Manhattan Clam Chowder
With a tomato base instead of cream, Manhattan clam chowder differs from the New England version. Healthy and chunky with vegetables, it is also a very democratic soup. You might find it listed both as the “soup du jour” on the menu blackboard at the neighborhood bar and grill, and as a specialty of the house at tony seafood palaces.
  • 2large baking potatoes, peeled and cut into 1/2-inch dice
  • 4 bacon slices, coarsely chopped
  • 1medium yellow onion, chopped
  • 3medium celery ribs with leaves, cut into 1/2-inch dice
  • 1medium carrot, cut into 1/2-inch dice
  • 1/2cup seeded and (1/2-inch) diced green bell pepper
  • 3cups bottled clam juice
  • One28-ounce can whole tomatoes in juice, juices reserved, chopped(see Note)
  • 1/2teaspoon dried thyme
  • 1 bay leaf
  • One1-pound container shucked clams with juice
  • salt and freshly ground black pepper
  • chopped fresh parsley, for garnish
  1. Bring a medium saucepan of salted water to a boil over high heat. Add the potatoes and return to a boil. Reduce the heat to medium and partially cover the saucepan. Simmer until the potatoes are barely tender, 10 to 15 minutes. Drain and set aside.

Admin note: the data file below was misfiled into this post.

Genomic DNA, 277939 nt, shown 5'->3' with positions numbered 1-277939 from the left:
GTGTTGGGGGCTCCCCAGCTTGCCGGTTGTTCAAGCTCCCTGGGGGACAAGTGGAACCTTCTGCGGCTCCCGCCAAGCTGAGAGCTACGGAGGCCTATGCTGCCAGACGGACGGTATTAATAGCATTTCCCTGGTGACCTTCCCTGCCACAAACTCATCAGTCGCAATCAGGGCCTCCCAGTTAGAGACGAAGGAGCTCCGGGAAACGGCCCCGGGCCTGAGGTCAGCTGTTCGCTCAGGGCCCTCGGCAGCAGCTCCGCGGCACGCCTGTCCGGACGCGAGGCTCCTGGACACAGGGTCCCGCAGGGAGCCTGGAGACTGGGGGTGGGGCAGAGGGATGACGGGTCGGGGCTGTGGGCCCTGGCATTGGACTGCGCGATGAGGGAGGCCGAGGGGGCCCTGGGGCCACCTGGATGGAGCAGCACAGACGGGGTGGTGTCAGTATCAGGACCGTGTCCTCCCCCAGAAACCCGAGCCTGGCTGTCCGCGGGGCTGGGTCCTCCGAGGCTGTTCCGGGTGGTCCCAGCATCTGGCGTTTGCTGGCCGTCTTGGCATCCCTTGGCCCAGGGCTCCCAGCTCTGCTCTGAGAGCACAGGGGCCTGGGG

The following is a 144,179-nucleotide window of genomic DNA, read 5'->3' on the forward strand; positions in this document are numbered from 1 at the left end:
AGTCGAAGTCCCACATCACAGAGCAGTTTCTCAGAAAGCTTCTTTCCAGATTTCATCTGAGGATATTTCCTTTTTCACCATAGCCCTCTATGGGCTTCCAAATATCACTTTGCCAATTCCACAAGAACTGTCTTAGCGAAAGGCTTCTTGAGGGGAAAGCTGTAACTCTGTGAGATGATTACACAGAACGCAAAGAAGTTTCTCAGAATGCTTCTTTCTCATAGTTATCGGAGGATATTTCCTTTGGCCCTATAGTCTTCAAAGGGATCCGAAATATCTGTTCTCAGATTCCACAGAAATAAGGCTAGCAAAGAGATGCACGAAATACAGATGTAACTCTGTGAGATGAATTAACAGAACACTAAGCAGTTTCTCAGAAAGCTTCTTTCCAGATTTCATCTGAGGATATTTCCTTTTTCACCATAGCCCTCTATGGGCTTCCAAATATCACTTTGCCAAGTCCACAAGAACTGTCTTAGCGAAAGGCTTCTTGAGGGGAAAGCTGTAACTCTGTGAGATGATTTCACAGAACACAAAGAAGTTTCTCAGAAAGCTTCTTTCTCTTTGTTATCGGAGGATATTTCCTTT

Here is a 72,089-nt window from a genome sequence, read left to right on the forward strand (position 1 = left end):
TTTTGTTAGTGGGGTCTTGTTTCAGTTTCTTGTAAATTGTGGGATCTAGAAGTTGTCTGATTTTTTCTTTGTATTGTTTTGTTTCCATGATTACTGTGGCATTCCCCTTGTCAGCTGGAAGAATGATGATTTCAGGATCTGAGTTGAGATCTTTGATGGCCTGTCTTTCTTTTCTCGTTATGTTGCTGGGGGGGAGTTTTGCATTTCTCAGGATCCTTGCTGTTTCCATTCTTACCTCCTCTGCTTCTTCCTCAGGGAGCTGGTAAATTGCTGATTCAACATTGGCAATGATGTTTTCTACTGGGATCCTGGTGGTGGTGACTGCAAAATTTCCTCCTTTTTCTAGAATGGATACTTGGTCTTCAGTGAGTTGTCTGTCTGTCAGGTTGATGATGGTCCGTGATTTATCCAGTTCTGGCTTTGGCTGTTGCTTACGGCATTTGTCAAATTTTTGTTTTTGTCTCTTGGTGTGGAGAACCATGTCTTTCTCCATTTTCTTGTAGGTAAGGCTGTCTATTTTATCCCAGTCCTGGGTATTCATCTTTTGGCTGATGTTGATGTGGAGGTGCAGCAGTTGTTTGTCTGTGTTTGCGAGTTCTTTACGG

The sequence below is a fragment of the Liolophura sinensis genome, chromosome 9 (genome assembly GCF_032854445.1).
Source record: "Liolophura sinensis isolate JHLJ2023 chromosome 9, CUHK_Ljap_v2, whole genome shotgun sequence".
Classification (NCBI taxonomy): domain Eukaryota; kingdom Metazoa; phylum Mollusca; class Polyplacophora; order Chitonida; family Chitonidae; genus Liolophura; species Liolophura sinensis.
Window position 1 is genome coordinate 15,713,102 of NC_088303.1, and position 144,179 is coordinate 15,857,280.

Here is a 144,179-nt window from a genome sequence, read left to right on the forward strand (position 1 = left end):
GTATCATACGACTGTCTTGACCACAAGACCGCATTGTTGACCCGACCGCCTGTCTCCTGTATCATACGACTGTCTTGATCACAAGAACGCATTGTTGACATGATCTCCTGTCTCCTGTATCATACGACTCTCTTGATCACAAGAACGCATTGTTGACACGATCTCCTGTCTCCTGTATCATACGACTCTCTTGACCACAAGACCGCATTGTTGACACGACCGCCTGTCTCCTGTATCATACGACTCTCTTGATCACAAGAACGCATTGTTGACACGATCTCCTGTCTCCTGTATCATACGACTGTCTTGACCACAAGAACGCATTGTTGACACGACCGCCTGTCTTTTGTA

2. Meanwhile, cook the bacon in a large saucepan over medium heat, stirring occasionally, until crisp and browned, about 8 minutes. Using a slotted spoon, transfer the bacon to paper towels to drain.
  3. Add the onion, celery, carrot, and green pepper to the fat in the saucepan. Cover and cook, stirring occasionally, until softened, about 3 minutes. Add the clam juice, tomatoes with their juice, thyme, and bay leaf and stir well. Bring to a boil over high heat. Reduce the heat to medium-low and partially cover the saucepan. Simmer to blend the flavors, about 25 minutes.
  4. Stir in the clams and their juices with the bacon and potatoes. Cook just to heat the clams and potatoes, 2 to 3 minutes. Season with salt and pepper.
  5. Ladle into bowls and serve hot, sprinkled with parsley.
Recipe Notes

Note: Here’s a low-tech way to chop tomatoes. Pour the contents of the can into a deep bowl. Reach into the bowl and crush the tomatoes through your impeccably clean fingers until the tomatoes are broken into pieces about the size of a quarter or smaller. That’s it.